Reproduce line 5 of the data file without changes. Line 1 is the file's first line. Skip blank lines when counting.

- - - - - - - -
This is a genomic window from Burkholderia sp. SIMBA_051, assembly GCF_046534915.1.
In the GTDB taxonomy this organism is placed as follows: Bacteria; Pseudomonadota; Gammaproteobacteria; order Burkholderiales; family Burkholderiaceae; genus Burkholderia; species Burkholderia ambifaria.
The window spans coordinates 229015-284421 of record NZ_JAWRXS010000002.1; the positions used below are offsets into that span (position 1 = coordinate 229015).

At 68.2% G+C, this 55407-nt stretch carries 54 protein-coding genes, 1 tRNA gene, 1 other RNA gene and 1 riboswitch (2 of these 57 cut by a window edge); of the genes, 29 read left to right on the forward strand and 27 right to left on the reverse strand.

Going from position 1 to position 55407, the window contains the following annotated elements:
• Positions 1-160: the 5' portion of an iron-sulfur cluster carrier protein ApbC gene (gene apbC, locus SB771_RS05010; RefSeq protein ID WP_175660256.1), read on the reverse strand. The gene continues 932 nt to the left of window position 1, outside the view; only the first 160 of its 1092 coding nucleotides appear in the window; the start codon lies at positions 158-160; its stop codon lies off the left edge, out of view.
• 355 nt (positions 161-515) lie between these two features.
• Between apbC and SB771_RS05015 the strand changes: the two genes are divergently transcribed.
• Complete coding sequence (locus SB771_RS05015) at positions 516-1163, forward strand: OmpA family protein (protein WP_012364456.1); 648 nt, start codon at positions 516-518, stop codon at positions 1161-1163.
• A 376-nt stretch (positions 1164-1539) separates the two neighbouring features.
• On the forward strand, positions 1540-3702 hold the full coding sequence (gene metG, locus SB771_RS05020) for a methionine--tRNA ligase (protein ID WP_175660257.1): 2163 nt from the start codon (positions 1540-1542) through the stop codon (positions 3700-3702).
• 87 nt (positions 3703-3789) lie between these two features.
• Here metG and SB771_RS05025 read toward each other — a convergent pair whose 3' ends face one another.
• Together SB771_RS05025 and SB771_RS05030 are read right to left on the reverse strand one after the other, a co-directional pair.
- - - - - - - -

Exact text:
Going from position 1 to position 55407, the window contains the following annotated elements: